And then we grow yet older (and fatter). And before long, playing or riding seems completely out of reach.
This is borne out by the research. Brain researchers at the University of Illinois set out to determine why many people over age 80 suffer from dementia and others show absolutely no signs of diminished brain function whatsoever, even beyond age 90 and 100.
The clear answer? Exercise.
A neuroscientist at the Univeristy of Illinois scanned the brains of 120 older adults, half of whom started an exercise regimen consisting basically of walking 3 days a week for 45 minutes. After a year, brain scans indicated that the brains of the group that exercised actually grew 2.5 percent.
What’s more, the folks in the control group lost 1.5 percent of their brain mass, amounting to a difference of 3.5 percent. Further tests indicated that greater brain mass equated to better memory and brain functioning.
Aging is a scary downward spiral. If you don’t exercise, you will lose brain function, further lose the desire or impulse to exercise, gain weight, further lose the desire to leave the house, lose further brain function, lose the desire to experience new things, lose further brain function, and so on.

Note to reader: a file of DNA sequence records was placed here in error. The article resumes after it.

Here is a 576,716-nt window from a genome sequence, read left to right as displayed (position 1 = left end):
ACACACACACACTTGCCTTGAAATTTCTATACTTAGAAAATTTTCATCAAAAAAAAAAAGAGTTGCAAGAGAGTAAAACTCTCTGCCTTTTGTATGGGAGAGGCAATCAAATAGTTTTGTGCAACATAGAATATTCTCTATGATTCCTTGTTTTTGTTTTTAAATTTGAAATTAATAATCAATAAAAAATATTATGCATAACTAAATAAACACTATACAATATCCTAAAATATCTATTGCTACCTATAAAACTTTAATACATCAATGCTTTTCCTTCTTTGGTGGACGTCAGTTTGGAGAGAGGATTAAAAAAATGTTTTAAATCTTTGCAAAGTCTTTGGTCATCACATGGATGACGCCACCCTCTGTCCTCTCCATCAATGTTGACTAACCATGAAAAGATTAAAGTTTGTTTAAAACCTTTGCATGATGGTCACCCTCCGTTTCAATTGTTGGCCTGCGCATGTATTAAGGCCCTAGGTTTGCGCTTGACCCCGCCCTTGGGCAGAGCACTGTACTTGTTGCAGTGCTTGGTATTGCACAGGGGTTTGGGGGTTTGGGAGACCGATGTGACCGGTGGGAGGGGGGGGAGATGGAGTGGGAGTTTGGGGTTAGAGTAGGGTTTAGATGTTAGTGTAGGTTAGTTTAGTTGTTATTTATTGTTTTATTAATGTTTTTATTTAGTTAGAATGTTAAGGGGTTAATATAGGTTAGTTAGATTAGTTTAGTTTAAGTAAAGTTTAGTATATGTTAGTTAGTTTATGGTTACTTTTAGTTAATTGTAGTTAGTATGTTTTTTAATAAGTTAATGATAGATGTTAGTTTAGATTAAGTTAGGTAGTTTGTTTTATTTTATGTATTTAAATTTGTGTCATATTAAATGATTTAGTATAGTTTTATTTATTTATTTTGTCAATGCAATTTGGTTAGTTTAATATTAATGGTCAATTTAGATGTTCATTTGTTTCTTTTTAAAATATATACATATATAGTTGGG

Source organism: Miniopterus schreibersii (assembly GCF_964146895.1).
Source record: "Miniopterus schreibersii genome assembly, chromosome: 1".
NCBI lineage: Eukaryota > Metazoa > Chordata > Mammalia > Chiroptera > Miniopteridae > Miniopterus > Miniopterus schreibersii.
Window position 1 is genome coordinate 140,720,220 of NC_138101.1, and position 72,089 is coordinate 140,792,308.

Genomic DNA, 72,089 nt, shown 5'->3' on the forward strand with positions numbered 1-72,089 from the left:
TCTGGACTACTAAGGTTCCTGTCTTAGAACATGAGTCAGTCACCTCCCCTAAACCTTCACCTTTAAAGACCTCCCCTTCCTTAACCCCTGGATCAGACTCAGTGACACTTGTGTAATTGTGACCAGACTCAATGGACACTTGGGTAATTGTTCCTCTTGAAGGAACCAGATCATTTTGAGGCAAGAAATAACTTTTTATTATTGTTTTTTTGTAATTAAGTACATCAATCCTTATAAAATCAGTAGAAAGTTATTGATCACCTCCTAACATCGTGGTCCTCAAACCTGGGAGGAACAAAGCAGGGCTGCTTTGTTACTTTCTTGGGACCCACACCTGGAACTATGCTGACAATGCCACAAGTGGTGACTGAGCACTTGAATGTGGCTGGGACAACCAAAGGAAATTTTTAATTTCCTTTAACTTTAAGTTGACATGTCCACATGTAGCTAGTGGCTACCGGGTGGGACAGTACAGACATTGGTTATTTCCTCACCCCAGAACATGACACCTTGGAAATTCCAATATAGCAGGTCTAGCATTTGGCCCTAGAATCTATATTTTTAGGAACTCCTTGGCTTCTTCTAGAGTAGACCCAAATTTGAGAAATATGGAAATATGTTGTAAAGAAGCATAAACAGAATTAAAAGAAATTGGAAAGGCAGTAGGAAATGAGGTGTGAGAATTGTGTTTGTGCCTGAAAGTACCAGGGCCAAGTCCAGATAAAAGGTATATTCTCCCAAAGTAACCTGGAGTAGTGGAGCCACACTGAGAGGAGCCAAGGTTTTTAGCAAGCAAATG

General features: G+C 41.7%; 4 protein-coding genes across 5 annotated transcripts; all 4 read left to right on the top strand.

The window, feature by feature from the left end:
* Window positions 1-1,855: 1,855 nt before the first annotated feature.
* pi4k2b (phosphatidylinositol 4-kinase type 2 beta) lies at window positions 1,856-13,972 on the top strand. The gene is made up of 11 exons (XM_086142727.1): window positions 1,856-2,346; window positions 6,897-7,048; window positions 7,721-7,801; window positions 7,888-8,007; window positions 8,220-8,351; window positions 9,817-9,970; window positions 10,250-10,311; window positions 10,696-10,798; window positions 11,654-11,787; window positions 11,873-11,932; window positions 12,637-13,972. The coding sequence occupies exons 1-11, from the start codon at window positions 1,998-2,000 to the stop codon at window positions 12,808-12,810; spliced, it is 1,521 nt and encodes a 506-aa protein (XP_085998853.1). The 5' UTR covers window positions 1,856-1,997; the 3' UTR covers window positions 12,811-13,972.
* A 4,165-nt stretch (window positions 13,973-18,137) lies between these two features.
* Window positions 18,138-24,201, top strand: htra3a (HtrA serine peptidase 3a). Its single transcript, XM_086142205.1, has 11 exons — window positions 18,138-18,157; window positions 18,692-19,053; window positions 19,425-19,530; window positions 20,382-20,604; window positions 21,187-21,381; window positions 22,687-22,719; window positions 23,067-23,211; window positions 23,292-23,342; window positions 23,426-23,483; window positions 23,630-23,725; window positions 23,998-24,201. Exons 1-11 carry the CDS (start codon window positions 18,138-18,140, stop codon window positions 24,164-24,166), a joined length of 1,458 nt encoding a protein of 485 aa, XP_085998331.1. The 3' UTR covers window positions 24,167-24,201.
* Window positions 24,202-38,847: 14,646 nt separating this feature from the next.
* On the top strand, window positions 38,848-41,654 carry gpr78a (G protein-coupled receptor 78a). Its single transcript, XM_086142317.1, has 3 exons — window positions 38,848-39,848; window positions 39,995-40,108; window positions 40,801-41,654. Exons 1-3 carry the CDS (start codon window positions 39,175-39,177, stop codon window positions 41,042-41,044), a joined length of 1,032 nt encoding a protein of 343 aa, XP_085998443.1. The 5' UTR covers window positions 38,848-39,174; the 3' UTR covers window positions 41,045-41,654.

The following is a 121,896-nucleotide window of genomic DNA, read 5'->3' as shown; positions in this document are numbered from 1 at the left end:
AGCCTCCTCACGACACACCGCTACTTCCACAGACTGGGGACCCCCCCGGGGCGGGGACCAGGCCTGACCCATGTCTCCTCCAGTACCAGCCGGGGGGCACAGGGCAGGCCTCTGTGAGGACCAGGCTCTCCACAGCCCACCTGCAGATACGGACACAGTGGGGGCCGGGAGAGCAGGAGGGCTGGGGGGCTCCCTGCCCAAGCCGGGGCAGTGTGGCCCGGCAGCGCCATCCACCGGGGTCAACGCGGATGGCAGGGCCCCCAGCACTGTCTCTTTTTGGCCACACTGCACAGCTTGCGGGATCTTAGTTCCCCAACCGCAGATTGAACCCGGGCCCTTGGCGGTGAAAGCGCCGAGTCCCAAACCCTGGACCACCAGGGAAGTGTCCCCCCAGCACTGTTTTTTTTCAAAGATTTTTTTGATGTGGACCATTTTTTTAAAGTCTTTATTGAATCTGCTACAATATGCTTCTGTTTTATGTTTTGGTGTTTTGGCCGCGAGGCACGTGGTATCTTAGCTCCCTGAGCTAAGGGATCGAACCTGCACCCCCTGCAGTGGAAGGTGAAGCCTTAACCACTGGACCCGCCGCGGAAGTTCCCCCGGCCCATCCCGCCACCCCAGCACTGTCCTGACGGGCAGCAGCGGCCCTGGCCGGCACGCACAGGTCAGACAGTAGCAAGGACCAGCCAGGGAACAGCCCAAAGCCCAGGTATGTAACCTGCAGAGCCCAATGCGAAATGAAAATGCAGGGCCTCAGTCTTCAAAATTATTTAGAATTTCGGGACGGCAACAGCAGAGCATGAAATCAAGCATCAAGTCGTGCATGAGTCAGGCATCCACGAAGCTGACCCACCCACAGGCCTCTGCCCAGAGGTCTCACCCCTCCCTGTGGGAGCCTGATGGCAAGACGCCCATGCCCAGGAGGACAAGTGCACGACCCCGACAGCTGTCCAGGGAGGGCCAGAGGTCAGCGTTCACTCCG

Sufficiently freaked out?
Me too. That’s why I’m going to carve out time on my calendar for riding and play and treat it just like any other obligation.
On the one day I was able to ride this year, I rode up the east side of Colorado National Monument to the high point and back down. On the ascent, I was passed (dropped may be a better description) by a guy who appeared to be in his late 60s. I tried to hang with him, but there was no hope.
This guy is my new hero. I don’t know his name, but my new goal is this:
I want the 75-year-old Jay to be able to drop the 42-year-old Jay up to Cold Shivers Point.
A planned adventure into Eastern Utah got dashed when a family emergency kept me from wanting to be too far from home. Good thing I live here, where other people come for their vacations. Why not join them?